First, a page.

King Kaufman's Sports Daily

Join Adopt a Timeout today: The clock stoppage you save may be the one your favorite team's coach squandered in the third quarter.

Published December 4, 2003 8:00PM (EST)

It's Jacksonville's ball, second and 10 at midfield midway through the third quarter of the Jaguars' game Sunday against the Buccaneers. The score is tied 10-10. But oh no! The play clock is running out and quarterback Byron Leftwich doesn't seem to notice! A couple of linemen stand up and signal timeout.

Too late. Officials say they didn't get it called in time and assess a 5-yard delay-of-game penalty. On the next play, second and 15 at the 45, Fred Taylor takes a handoff from Leftwich on a draw play and runs 25 yards for the first down.

That timeout and its two companions were saved and the Jaguars went on to win the game, but many, many more of these beautiful creatures are dying needlessly every weekend. That's why I'm writing to you today.

NFL head coaches routinely slaughter their precious timeouts just so they won't have to take a usually meaningless 5-yard penalty for delay of game. Of course these coaches have to pay the piper at the end of the first half or late in the game, when they're racing against the clock and can't stop it because they've squandered this valuable resource. And yet, the killing goes on.

  • The Giants, trailing the Buccaneers 17-13 and facing a fourth and 19 at their own 3, use their last timeout coming out of the two-minute warning.

  • The Rams, less than six minutes into the first quarter of a scoreless game in Arizona, call timeout with a first and goal at the Cardinals 1. A quarterback kneel-down would have left them second and goal at the 2. They score easily on the next play.
  • The Browns, in a playoff game in Pittsburgh last year, use all three of their timeouts in the third quarter: second and 9 at the Steelers 42, leading 24-7; a bad challenge of a Steelers touchdown catch that makes the score 24-14; and second and 6 at the Steelers 14, score still 24-14. With 54 seconds remaining in the game, the Browns, now trailing 36-33, take over at their own 24, out of timeouts. They run six plays before time expires on second down at the Steelers 45, about 10 yards from the outer reaches of game-tying field-goal position.

    You're probably saying, "Yes, but what can I do to save timeouts? How can I help stop the carnage?"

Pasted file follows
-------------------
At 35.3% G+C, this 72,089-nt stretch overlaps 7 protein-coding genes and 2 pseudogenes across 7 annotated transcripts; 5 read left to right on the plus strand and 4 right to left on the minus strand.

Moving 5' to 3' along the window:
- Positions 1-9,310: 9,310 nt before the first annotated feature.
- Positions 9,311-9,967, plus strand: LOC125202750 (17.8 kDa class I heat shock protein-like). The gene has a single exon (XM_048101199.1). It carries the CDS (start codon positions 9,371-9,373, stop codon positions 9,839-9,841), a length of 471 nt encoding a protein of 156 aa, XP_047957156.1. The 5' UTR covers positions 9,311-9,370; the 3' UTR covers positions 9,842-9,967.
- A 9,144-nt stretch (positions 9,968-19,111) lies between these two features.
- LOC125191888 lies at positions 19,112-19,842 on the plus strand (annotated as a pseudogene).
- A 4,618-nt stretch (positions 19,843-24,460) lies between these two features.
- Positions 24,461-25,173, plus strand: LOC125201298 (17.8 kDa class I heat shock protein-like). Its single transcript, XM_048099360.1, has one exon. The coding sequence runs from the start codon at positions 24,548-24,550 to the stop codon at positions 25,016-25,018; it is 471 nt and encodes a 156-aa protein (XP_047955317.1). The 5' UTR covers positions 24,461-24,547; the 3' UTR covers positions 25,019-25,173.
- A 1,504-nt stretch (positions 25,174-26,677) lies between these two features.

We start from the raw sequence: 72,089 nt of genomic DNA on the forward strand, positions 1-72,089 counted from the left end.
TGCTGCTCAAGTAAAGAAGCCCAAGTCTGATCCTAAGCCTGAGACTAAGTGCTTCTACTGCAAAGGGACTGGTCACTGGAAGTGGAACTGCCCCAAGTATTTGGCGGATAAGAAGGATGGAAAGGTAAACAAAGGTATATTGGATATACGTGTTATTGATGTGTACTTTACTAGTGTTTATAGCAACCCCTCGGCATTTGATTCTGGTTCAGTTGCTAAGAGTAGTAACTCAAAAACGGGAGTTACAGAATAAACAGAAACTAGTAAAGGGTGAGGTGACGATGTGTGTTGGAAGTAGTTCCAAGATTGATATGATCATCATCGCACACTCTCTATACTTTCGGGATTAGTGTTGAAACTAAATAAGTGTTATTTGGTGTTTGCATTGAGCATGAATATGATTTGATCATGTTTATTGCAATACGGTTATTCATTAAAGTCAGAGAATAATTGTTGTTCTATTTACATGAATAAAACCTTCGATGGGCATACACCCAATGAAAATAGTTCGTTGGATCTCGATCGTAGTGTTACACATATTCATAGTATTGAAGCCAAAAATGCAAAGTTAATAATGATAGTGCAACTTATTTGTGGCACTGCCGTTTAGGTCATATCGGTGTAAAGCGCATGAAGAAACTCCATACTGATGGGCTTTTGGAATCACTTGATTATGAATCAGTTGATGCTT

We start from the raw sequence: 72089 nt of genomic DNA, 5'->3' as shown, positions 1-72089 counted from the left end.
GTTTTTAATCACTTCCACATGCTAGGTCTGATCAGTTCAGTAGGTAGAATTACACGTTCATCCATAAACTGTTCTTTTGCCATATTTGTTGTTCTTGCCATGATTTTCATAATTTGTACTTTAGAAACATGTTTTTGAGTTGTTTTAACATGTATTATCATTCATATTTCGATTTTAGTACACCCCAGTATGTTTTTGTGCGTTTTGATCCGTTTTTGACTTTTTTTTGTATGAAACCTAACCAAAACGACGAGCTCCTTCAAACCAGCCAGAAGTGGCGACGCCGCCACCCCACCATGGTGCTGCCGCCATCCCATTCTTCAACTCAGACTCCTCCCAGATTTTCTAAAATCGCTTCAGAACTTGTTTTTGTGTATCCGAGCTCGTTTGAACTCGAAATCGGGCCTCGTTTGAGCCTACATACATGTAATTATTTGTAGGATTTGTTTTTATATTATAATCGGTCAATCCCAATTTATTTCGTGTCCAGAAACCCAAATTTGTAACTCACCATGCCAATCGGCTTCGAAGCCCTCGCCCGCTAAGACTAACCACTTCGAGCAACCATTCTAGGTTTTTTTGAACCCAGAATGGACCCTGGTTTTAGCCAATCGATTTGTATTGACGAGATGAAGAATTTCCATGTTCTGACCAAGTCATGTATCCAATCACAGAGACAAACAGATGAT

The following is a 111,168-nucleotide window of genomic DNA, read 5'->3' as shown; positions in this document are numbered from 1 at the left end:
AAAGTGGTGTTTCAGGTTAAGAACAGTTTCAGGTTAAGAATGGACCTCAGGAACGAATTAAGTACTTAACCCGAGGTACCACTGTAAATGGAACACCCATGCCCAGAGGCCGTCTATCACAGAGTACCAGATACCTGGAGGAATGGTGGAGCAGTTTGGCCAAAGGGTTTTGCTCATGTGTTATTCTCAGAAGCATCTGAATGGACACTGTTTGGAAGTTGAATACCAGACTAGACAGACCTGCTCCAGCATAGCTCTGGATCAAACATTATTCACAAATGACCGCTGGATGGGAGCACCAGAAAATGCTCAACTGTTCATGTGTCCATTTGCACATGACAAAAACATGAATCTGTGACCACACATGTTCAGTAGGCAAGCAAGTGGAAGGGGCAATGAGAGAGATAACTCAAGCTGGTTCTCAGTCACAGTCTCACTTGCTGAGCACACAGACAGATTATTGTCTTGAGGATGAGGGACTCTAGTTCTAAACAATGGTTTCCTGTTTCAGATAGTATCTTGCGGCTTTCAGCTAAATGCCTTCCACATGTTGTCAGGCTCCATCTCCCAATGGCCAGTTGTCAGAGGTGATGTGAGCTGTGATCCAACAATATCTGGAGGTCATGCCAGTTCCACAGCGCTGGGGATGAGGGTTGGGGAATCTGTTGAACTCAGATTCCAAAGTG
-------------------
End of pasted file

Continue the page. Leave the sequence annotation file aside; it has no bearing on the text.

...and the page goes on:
That's why I've started Adopt a Timeout (ATO), an organization dedicated to preserving NFL timeouts, that they may live to serve the purpose for which they were placed on this earth: to stop the clock late in a half or a game when a team is driving or trying to get the ball back.

    For just $35 a year -- that's less than the price of one of Peter King's triple venti hazelnut lattes every month -- you can support this vital cause. Every penny you give will go directly to direct action, in the form of small rubber mallets that ATO volunteers will use to thump NFL head coaches on the head while saying, "Dude, second and 15 is not so much worse than second and 10 that it's worth wasting a timeout over! Do you have any idea how valuable timeouts are? Quit using them to avoid 5-yard delay penalties. They can win the game for you later." And then another good whack. And then, why not, one more.

    The mallets will also be brought into press boxes and used on NFL chatterers and typists, none of whom even talk about whether taking a penalty rather than using a timeout in such situations is the right play. Even if people don't agree with ATO's position, isn't it at least worth discussing? Of the millions of words you've ever heard and read about the NFL, have you ever seen this issue debated? Announcers just tsk tsk that you hate to have to waste a timeout like that, but that's it. They never make the logical leap.

    For $35 a year, you can change all that. Won't you save a timeout today?

    Legal notice: Contributions to ATO are not tax-deductible, or even literally possible. But don't let that stop you. Visit the ATO Web site.

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